Private health plans are provided for in the Federal Constitution, which in article 199 defines the rule for the participation of the private sector in public health, determining that the action must be complementary to the action of the government.
According to the Constitution, it is up to the State, through the SUS (Unified Health System), to provide dignified health care for all Brazilians and the private sector to act in a complementary manner.
The regulation of the performance of private health plans is in Law 9,656, of June 3, 1998. A parenthesis is in order here. It is one of the worst laws voted by the National Congress of a country where the quality of the laws is invariably quite poor.
The original text was so bad that, 24 hours after it was edited, an interim measure was issued altering most of it. And, in the following months, successive provisional measures were issued to try to improve and even make the functioning of the system viable.
With a strong ideological bias, the law is based on a series of good intentions, all theoretical and, consequently, impossible to be implemented in the real world, in the day to day of the operation.
Its main problem is to plaster the models of possible private health plans, prohibiting the creation of plans outside its rules, although closer to reality. In addition, it determines the unlimited liability of operators in serving their consumers.
Law 9,656/98 imposes models of plans, dividing them into individual and family plans and corporate collective plans. The individual plans are absolutely rigid plans and with one more aggravating factor: the government establishes the annual readjustments, that is, from the beginning, they suffered from demagogic increases that ended up having the power to practically extinguish their commercialization.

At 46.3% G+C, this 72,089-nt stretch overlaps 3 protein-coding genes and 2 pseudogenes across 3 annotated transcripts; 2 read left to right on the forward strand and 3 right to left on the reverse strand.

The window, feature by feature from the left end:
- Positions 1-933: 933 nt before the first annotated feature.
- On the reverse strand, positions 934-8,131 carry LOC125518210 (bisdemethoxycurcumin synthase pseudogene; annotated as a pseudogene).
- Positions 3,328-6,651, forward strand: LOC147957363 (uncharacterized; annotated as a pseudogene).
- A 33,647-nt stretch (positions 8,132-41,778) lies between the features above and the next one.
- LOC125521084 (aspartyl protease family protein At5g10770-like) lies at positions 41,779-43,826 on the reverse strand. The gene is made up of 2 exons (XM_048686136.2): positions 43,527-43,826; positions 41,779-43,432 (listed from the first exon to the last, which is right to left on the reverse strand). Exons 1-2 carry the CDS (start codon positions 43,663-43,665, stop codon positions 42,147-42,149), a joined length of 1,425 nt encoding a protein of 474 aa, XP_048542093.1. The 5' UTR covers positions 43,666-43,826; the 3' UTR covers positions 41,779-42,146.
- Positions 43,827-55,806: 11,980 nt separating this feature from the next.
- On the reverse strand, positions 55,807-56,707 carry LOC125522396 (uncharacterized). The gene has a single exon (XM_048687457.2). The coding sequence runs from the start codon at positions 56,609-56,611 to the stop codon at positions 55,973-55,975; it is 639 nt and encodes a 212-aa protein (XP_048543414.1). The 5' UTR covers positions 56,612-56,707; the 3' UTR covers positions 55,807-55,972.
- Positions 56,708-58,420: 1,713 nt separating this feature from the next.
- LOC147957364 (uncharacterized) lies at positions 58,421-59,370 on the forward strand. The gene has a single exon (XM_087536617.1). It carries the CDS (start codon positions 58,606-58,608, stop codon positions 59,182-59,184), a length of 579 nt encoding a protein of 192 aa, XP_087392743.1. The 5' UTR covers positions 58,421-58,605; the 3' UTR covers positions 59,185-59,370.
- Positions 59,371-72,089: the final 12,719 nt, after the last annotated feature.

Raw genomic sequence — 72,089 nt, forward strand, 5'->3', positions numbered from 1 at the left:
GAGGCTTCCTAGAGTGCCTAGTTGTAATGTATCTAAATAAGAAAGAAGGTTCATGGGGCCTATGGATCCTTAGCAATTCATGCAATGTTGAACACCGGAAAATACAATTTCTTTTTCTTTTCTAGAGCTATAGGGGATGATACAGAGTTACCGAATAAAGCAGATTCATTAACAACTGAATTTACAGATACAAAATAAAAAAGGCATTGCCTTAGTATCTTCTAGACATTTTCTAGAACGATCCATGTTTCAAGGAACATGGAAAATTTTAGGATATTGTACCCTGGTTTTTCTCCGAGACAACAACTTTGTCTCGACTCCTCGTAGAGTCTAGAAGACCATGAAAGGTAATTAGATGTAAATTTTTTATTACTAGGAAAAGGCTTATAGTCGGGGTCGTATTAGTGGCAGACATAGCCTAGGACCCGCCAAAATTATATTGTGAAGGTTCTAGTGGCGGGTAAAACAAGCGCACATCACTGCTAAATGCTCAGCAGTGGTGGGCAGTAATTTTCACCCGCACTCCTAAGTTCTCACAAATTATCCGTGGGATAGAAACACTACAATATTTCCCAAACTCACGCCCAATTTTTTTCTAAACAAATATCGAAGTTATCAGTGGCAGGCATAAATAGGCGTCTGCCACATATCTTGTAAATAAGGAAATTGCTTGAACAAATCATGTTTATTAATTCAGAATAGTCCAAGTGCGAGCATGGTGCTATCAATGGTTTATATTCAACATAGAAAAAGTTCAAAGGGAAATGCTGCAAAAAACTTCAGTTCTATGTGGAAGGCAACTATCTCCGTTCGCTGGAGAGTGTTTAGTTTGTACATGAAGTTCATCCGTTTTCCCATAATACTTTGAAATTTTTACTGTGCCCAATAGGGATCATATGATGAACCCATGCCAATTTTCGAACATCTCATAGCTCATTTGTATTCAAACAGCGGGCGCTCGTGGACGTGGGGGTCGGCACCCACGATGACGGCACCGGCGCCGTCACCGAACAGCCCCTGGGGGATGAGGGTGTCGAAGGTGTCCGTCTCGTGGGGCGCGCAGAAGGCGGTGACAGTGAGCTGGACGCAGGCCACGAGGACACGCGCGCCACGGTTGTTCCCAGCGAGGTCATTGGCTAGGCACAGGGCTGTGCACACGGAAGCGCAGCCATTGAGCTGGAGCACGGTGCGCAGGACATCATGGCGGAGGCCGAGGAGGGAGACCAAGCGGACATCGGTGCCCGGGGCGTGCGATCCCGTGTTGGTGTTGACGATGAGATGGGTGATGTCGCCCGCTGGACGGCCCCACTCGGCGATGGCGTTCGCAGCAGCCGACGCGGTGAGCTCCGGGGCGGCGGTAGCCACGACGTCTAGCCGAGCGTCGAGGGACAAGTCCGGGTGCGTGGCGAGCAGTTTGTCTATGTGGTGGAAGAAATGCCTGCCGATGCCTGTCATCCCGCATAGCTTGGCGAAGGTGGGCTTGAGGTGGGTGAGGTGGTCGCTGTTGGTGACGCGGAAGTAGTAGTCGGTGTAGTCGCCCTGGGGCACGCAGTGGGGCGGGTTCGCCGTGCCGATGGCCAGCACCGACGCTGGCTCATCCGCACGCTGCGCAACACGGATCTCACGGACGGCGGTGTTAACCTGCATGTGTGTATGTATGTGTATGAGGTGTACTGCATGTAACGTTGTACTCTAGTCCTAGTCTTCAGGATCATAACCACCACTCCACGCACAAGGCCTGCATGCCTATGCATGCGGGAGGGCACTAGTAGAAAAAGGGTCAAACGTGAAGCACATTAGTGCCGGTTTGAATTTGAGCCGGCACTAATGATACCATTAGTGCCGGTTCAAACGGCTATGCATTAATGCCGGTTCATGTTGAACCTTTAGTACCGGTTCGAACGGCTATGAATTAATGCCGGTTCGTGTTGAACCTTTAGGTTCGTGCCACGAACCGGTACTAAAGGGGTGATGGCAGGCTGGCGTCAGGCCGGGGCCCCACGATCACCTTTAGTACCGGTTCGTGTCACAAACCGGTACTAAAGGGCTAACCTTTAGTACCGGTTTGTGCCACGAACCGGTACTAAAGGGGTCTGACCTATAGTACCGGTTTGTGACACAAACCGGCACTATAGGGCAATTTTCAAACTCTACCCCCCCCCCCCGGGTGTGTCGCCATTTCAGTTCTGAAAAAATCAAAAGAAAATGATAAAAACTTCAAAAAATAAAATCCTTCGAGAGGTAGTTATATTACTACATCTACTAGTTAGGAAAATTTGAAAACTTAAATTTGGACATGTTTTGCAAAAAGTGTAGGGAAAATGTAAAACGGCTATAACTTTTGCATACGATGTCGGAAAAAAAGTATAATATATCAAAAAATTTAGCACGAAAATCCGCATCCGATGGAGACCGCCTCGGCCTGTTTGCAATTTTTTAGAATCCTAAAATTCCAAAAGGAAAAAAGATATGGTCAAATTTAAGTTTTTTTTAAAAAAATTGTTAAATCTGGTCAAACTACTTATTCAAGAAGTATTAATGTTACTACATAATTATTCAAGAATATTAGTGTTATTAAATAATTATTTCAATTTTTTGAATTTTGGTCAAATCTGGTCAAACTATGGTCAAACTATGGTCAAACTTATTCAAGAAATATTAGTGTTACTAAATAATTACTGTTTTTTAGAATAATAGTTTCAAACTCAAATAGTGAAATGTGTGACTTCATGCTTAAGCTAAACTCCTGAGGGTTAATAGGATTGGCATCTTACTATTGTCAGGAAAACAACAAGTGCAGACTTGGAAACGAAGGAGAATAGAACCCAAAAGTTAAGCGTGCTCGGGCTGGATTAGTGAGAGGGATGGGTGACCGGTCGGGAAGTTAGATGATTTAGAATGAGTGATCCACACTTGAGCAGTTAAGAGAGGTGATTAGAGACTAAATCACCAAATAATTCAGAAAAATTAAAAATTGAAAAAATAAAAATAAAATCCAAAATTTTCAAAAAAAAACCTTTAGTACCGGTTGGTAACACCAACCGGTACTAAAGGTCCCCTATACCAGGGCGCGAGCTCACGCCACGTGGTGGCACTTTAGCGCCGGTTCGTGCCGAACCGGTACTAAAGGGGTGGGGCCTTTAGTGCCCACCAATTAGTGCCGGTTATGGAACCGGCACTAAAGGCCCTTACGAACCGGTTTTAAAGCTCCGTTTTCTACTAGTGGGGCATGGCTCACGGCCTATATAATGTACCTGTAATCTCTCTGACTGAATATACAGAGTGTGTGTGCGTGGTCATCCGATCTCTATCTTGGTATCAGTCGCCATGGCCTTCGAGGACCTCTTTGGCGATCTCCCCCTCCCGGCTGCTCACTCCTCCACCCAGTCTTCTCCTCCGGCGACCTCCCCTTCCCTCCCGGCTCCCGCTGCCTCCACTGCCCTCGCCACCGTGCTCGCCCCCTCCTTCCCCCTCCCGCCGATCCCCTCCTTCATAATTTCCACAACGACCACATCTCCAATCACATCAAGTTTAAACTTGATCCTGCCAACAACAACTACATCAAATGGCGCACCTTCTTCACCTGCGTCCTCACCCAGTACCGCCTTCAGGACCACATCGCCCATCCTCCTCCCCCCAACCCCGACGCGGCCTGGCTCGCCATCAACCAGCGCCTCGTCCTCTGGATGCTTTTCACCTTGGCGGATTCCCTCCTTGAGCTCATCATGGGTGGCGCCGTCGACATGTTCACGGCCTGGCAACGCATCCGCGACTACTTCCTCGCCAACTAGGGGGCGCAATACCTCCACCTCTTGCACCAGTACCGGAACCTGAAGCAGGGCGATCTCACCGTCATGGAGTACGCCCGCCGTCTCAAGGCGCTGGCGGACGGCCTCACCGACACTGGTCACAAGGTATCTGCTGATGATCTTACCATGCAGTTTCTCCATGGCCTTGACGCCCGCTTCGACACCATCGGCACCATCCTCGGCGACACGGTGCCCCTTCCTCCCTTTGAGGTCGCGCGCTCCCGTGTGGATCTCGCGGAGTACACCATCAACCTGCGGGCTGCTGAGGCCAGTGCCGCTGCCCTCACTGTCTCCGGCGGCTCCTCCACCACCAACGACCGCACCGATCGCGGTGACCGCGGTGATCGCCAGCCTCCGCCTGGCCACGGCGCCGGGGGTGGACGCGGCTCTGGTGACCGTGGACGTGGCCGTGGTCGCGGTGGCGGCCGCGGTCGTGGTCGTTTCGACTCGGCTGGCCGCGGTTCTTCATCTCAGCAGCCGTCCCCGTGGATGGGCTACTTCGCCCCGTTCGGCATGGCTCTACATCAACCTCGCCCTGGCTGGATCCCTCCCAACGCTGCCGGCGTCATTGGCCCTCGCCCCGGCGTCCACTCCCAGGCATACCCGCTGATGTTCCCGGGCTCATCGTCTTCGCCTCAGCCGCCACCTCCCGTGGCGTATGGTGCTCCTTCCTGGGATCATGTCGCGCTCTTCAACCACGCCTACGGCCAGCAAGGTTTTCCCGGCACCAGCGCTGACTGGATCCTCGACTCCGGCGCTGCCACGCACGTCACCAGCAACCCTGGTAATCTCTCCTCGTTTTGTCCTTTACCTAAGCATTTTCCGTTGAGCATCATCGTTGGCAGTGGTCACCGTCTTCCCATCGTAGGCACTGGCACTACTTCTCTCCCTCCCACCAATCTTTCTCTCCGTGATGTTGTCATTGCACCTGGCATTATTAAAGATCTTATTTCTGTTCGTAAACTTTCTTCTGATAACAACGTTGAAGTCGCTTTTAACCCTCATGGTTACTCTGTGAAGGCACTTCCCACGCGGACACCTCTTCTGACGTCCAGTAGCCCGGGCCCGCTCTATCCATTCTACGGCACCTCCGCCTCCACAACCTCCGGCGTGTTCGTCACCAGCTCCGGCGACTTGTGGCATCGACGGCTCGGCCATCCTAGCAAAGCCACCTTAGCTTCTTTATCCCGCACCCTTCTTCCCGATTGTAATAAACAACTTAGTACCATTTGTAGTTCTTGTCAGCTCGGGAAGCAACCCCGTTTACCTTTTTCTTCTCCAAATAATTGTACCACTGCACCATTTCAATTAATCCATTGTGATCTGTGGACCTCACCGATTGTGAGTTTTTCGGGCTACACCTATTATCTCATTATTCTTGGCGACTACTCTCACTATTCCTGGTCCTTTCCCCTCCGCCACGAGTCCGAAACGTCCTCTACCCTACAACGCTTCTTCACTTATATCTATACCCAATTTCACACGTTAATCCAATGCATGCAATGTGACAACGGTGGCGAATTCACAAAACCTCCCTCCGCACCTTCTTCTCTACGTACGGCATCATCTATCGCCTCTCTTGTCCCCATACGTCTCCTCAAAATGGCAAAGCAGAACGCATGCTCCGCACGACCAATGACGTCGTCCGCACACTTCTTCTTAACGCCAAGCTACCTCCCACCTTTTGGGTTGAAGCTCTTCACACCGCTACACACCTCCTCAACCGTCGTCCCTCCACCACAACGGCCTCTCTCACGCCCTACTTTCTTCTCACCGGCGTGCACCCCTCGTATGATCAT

In proof of the high level of Brazilian creativity, the market has developed collective membership plans, which are products designed to work collectively, through contracting by unions, class bodies, professional associations, etc., but meeting the individual needs of their contractors.
As these plans have increases outside the control of the National Supplementary Health Agency (ANS), they became viable and, even though, due to the contracting model, having a smaller scope, they began to replace individual plans.
Recently, new operators have started to offer individual plans again, which expands the spectrum of insureds served, with obvious advantages for everyone.
Brazilian private health plans not only work and guarantee the health needs of 50 million people, they are also indispensable for the public health system to do its part. Without them, the SUS would not be able to serve the population.
What the system needs to work better is a new law that allows it to offer products designed according to the needs of policyholders and at compatible prices.